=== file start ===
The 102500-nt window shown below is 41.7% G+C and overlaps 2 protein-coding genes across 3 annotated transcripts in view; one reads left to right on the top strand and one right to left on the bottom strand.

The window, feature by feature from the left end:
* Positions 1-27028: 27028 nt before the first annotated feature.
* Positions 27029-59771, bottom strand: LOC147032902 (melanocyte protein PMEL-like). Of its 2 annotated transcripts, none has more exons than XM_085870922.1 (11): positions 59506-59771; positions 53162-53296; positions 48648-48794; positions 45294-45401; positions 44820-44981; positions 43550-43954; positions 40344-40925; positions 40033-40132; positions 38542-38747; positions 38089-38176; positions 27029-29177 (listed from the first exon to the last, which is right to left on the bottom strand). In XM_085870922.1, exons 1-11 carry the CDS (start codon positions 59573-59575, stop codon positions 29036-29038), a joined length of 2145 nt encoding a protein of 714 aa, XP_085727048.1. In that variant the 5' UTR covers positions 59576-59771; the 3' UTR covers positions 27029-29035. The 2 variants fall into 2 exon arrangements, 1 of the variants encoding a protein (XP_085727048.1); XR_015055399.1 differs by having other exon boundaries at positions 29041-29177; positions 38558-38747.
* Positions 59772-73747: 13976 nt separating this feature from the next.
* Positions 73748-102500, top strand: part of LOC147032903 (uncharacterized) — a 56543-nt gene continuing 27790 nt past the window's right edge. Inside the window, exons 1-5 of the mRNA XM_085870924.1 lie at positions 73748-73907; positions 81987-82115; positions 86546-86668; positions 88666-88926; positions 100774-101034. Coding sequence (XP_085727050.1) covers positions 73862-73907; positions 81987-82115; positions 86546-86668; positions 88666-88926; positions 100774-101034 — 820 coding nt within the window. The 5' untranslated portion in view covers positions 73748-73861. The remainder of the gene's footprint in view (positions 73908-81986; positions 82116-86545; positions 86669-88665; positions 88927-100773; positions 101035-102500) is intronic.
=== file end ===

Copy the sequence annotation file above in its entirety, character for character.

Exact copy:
The 102500-nt window shown below is 41.7% G+C and overlaps 2 protein-coding genes across 3 annotated transcripts in view; one reads left to right on the top strand and one right to left on the bottom strand.

The window, feature by feature from the left end:
* Positions 1-27028: 27028 nt before the first annotated feature.
* Positions 27029-59771, bottom strand: LOC147032902 (melanocyte protein PMEL-like). Of its 2 annotated transcripts, none has more exons than XM_085870922.1 (11): positions 59506-59771; positions 53162-53296; positions 48648-48794; positions 45294-45401; positions 44820-44981; positions 43550-43954; positions 40344-40925; positions 40033-40132; positions 38542-38747; positions 38089-38176; positions 27029-29177 (listed from the first exon to the last, which is right to left on the bottom strand). In XM_085870922.1, exons 1-11 carry the CDS (start codon positions 59573-59575, stop codon positions 29036-29038), a joined length of 2145 nt encoding a protein of 714 aa, XP_085727048.1. In that variant the 5' UTR covers positions 59576-59771; the 3' UTR covers positions 27029-29035. The 2 variants fall into 2 exon arrangements, 1 of the variants encoding a protein (XP_085727048.1); XR_015055399.1 differs by having other exon boundaries at positions 29041-29177; positions 38558-38747.
* Positions 59772-73747: 13976 nt separating this feature from the next.
* Positions 73748-102500, top strand: part of LOC147032903 (uncharacterized) — a 56543-nt gene continuing 27790 nt past the window's right edge. Inside the window, exons 1-5 of the mRNA XM_085870924.1 lie at positions 73748-73907; positions 81987-82115; positions 86546-86668; positions 88666-88926; positions 100774-101034. Coding sequence (XP_085727050.1) covers positions 73862-73907; positions 81987-82115; positions 86546-86668; positions 88666-88926; positions 100774-101034 — 820 coding nt within the window. The 5' untranslated portion in view covers positions 73748-73861. The remainder of the gene's footprint in view (positions 73908-81986; positions 82116-86545; positions 86669-88665; positions 88927-100773; positions 101035-102500) is intronic.